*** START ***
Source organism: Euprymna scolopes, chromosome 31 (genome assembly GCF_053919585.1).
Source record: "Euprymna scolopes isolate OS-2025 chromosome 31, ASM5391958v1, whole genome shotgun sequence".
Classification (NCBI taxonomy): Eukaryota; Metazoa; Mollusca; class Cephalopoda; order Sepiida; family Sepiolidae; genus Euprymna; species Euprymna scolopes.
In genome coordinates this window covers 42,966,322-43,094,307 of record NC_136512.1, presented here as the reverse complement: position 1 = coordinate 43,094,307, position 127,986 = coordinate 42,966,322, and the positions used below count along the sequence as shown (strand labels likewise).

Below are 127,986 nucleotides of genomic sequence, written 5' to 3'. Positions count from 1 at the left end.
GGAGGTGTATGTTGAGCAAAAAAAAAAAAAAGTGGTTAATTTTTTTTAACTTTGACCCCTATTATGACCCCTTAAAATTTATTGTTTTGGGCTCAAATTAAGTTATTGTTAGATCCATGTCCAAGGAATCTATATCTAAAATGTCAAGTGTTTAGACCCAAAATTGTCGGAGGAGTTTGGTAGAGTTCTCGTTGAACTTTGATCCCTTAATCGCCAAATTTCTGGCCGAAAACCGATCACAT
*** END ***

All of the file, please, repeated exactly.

Source organism: Euprymna scolopes, chromosome 31 (genome assembly GCF_053919585.1).
Source record: "Euprymna scolopes isolate OS-2025 chromosome 31, ASM5391958v1, whole genome shotgun sequence".
Classification (NCBI taxonomy): Eukaryota; Metazoa; Mollusca; class Cephalopoda; order Sepiida; family Sepiolidae; genus Euprymna; species Euprymna scolopes.
In genome coordinates this window covers 42,966,322-43,094,307 of record NC_136512.1, presented here as the reverse complement: position 1 = coordinate 43,094,307, position 127,986 = coordinate 42,966,322, and the positions used below count along the sequence as shown (strand labels likewise).

Below are 127,986 nucleotides of genomic sequence, written 5' to 3'. Positions count from 1 at the left end.
GGAGGTGTATGTTGAGCAAAAAAAAAAAAAAGTGGTTAATTTTTTTTAACTTTGACCCCTATTATGACCCCTTAAAATTTATTGTTTTGGGCTCAAATTAAGTTATTGTTAGATCCATGTCCAAGGAATCTATATCTAAAATGTCAAGTGTTTAGACCCAAAATTGTCGGAGGAGTTTGGTAGAGTTCTCGTTGAACTTTGATCCCTTAATCGCCAAATTTCTGGCCGAAAACCGATCACAT